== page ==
Low Temperature Swelling in Beta-SiC Associated with Point Defect Accumulation
Yutai Katoh, Hirotatsu Kishimoto, Akira Kohyama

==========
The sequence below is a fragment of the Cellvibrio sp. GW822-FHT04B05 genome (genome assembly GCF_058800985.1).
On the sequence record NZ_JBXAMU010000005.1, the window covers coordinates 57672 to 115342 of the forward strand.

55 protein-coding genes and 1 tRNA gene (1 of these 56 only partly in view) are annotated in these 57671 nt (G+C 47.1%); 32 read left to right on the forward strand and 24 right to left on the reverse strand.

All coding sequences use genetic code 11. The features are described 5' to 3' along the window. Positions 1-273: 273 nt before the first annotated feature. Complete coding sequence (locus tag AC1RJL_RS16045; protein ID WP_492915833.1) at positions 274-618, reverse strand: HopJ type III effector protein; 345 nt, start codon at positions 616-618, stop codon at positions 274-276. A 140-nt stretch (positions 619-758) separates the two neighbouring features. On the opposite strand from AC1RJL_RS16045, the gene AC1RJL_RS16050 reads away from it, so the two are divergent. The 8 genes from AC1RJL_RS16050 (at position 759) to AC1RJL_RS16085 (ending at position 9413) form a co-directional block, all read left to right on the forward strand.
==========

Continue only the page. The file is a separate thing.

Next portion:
An experimental technique to characterize irradiation-induced swelling, or isotropic volume expansion, through a combined utilization of medium-to-high energy accelerators and interferometric surface profilometry, was established. The technique was successfully applied to a characterization of swelling behavior in beta-silicon carbide arising from the accumulation of point defects at relatively low temperatures, i.e., 333–873 K, as a function of fluence level, displacement damage rate and irradiation temperature. Swelling rate and swelling at any given fluence level exhibited a negative dependence on irradiation temperature. The saturated low temperature swelling fell on the lower edge of neutron irradiated swelling data band. The influence of displacement damage rate appeared unremarkable. An additional study on the synergistic effect of atomic displacement damage and helium production revealed an enhancement of low temperature swelling in silicon carbide in the presence of helium.